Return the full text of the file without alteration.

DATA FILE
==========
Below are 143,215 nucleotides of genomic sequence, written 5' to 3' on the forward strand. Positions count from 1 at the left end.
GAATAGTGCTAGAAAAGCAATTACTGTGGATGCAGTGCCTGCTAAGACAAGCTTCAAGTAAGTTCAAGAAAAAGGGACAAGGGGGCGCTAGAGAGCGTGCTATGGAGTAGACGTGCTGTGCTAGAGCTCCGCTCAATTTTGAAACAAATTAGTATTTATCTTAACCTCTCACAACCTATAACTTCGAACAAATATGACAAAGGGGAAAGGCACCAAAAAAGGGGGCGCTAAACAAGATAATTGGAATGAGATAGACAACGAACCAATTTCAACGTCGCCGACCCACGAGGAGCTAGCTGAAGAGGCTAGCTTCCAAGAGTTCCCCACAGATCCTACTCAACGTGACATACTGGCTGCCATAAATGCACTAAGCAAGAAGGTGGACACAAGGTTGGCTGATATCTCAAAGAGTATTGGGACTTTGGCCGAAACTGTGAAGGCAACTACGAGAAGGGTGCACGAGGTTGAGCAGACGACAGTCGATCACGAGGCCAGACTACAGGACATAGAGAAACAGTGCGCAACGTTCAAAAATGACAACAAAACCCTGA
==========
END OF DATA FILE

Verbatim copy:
Below are 143,215 nucleotides of genomic sequence, written 5' to 3' on the forward strand. Positions count from 1 at the left end.
GAATAGTGCTAGAAAAGCAATTACTGTGGATGCAGTGCCTGCTAAGACAAGCTTCAAGTAAGTTCAAGAAAAAGGGACAAGGGGGCGCTAGAGAGCGTGCTATGGAGTAGACGTGCTGTGCTAGAGCTCCGCTCAATTTTGAAACAAATTAGTATTTATCTTAACCTCTCACAACCTATAACTTCGAACAAATATGACAAAGGGGAAAGGCACCAAAAAAGGGGGCGCTAAACAAGATAATTGGAATGAGATAGACAACGAACCAATTTCAACGTCGCCGACCCACGAGGAGCTAGCTGAAGAGGCTAGCTTCCAAGAGTTCCCCACAGATCCTACTCAACGTGACATACTGGCTGCCATAAATGCACTAAGCAAGAAGGTGGACACAAGGTTGGCTGATATCTCAAAGAGTATTGGGACTTTGGCCGAAACTGTGAAGGCAACTACGAGAAGGGTGCACGAGGTTGAGCAGACGACAGTCGATCACGAGGCCAGACTACAGGACATAGAGAAACAGTGCGCAACGTTCAAAAATGACAACAAAACCCTGA